Caesars Entertainment Set to Acquire William Hill for £2.9 Billion
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William Hill is one of the oldest British bookmakers but it looks set to come under American ownership with Caesars Entertainment set to acquire it for £2.9 billion.
Caesars Entertainment has offered to pay cash for all William Hill shares. The offer weighs in at 272 pence per share, a premium of 25% on the closing price the day before the bid. Buying all available shares at this price equates to £2.9 billion.
Investors learned of Caesars’ interest via an official statement from William Hill on the London Stock Exchange. It is believed William Hill’s Board of Directors are keen for shareholders to accept the deal.
A date of the second half of 2021 is penciled in for completion should everything go through smoothly. Caesars are keen to get the deal across the line because they estimate the William Hill business will add between $600-700 million of net revenue to its company accounts.
William Hill Shareholders Have Been on a Wild Ride
It’s been a roller-coaster ride of emotions for investors and shareholders in William Hill over the past five years.
William Hill’s business was booming in 2015, so much so that it bid $1.14 billion for rival 888 Holdings in November. That bid was firmly rejected.
888 and Rank enquired about a possible £3 billion takeover of William Hill 12-months later, valuing William Hill shares at 364 pence per share. William hill rejected the offer and the subsequently improved offer.
Eyal Saked, son of Avi Shaked, one of the co-founders of 888, claimed the rejection would be the downfall of William Hill.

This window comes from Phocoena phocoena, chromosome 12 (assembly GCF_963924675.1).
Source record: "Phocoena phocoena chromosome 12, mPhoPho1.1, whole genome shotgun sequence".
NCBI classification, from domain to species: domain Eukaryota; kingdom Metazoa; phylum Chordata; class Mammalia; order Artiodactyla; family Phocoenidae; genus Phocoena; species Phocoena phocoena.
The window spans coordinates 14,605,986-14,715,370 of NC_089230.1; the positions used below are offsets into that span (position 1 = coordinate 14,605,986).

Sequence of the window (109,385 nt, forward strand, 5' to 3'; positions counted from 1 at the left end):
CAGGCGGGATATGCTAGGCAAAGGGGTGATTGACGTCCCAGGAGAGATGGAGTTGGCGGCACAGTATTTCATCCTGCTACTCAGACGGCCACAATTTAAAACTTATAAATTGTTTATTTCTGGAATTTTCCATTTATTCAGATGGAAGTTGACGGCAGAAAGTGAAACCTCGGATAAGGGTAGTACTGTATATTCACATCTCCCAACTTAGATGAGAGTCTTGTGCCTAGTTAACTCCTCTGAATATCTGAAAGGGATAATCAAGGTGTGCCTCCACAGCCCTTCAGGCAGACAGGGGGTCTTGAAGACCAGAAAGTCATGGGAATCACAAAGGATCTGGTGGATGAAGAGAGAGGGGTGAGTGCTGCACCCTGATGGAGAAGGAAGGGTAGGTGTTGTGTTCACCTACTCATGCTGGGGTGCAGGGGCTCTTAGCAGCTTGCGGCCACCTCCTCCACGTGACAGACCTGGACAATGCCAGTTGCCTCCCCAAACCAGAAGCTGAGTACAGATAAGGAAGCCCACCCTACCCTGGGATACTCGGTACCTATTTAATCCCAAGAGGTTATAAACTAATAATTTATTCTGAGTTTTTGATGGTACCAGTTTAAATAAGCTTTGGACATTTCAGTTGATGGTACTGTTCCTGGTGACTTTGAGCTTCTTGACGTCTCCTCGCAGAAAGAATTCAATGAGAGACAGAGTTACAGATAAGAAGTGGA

That prediction looked to be coming true. Although William Hill got a foothold in the United States sports betting market, its performances closer to home left a lot to be desired.
They were hit with a massive £6.2 million penalty in February 2018 after breaching anti-money laundering and social responsibility regulations.
More recently, in February 2020, almost £360 million of value was wiped off William Hill’s value after investors sold masses of shares following a bitterly disappointing financial update.
William Hill, like the majority of gambling companies, has struggled during the COVID-19 pandemic. This, combined with the British government reducing the maximum stake on Fixed Odds Betting Terminals from £100 to just £2, resulted in huge losses.
Shares in William Hill dropped from 192.40 pence per share to 142.50 pence per share in the space of a week after announcing its latest financials. The price went into freefall and bottomed out at only 34.07 pence per share on March 19. William Hill was valued are a mere £356.4 million at that time.
Caesars Have an Eye on William Hill’s U.S. Business
Performance in the recently reopened U.S. market has been the one shining star in otherwise disappointing William Hill results. The British firm already has 170 sites across 13 U.S. states and gambling profits continue to rise.
Caesars already owns 20% of William Hill’s U.S. operations and now wants full control and the monies derived from it.
CEO of Caesars Entertainment, Tom Reeg, recently watched over a $17.3 billion merger of Caesars Entertainment and Eldorado Resorts. Now he’s looking forward to combining with William Hill.
“The opportunity to combine our land-based casinos, sports betting, and online gaming in the U.S. is a truly exciting prospect. William Hill’s sports betting expertise will complement Caesars’ current offering, enabling the combined group to better serve our customers in the fast-growing U.S. sports betting and online market.”